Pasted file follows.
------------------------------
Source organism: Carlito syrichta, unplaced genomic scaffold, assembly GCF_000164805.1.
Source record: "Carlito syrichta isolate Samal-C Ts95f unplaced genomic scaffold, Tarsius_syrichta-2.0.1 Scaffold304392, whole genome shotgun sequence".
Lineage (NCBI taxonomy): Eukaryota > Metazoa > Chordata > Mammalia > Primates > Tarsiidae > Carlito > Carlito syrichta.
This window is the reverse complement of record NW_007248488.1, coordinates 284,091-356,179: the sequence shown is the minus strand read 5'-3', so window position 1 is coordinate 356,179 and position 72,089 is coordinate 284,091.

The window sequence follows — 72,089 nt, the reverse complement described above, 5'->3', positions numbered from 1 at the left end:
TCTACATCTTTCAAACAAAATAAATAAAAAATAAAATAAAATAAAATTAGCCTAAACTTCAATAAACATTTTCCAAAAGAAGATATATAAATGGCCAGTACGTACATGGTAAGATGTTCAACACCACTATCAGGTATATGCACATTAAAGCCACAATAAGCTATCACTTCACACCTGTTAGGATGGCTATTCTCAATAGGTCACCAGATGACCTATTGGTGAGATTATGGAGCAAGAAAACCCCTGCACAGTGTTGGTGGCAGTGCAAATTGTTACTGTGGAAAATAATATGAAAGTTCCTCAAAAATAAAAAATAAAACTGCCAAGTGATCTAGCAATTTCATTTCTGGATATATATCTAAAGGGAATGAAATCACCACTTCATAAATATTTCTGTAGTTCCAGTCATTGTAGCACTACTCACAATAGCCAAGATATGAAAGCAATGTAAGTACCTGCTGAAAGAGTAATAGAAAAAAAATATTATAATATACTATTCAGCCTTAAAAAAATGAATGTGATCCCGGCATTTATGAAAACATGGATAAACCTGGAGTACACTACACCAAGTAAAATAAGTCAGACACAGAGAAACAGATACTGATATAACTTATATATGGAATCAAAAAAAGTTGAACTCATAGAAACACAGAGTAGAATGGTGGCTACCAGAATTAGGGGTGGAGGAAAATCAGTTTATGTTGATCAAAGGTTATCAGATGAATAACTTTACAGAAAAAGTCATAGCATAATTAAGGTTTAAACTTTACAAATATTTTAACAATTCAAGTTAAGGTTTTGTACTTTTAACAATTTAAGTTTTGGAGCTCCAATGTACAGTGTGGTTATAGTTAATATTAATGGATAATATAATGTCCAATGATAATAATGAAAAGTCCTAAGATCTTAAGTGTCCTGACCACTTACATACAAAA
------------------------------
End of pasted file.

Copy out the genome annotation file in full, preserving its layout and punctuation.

Source organism: Carlito syrichta, unplaced genomic scaffold, assembly GCF_000164805.1.
Source record: "Carlito syrichta isolate Samal-C Ts95f unplaced genomic scaffold, Tarsius_syrichta-2.0.1 Scaffold304392, whole genome shotgun sequence".
Lineage (NCBI taxonomy): Eukaryota > Metazoa > Chordata > Mammalia > Primates > Tarsiidae > Carlito > Carlito syrichta.
This window is the reverse complement of record NW_007248488.1, coordinates 284,091-356,179: the sequence shown is the minus strand read 5'-3', so window position 1 is coordinate 356,179 and position 72,089 is coordinate 284,091.

The window sequence follows — 72,089 nt, the reverse complement described above, 5'->3', positions numbered from 1 at the left end:
TCTACATCTTTCAAACAAAATAAATAAAAAATAAAATAAAATAAAATTAGCCTAAACTTCAATAAACATTTTCCAAAAGAAGATATATAAATGGCCAGTACGTACATGGTAAGATGTTCAACACCACTATCAGGTATATGCACATTAAAGCCACAATAAGCTATCACTTCACACCTGTTAGGATGGCTATTCTCAATAGGTCACCAGATGACCTATTGGTGAGATTATGGAGCAAGAAAACCCCTGCACAGTGTTGGTGGCAGTGCAAATTGTTACTGTGGAAAATAATATGAAAGTTCCTCAAAAATAAAAAATAAAACTGCCAAGTGATCTAGCAATTTCATTTCTGGATATATATCTAAAGGGAATGAAATCACCACTTCATAAATATTTCTGTAGTTCCAGTCATTGTAGCACTACTCACAATAGCCAAGATATGAAAGCAATGTAAGTACCTGCTGAAAGAGTAATAGAAAAAAAATATTATAATATACTATTCAGCCTTAAAAAAATGAATGTGATCCCGGCATTTATGAAAACATGGATAAACCTGGAGTACACTACACCAAGTAAAATAAGTCAGACACAGAGAAACAGATACTGATATAACTTATATATGGAATCAAAAAAAGTTGAACTCATAGAAACACAGAGTAGAATGGTGGCTACCAGAATTAGGGGTGGAGGAAAATCAGTTTATGTTGATCAAAGGTTATCAGATGAATAACTTTACAGAAAAAGTCATAGCATAATTAAGGTTTAAACTTTACAAATATTTTAACAATTCAAGTTAAGGTTTTGTACTTTTAACAATTTAAGTTTTGGAGCTCCAATGTACAGTGTGGTTATAGTTAATATTAATGGATAATATAATGTCCAATGATAATAATGAAAAGTCCTAAGATCTTAAGTGTCCTGACCACTTACATACAAAA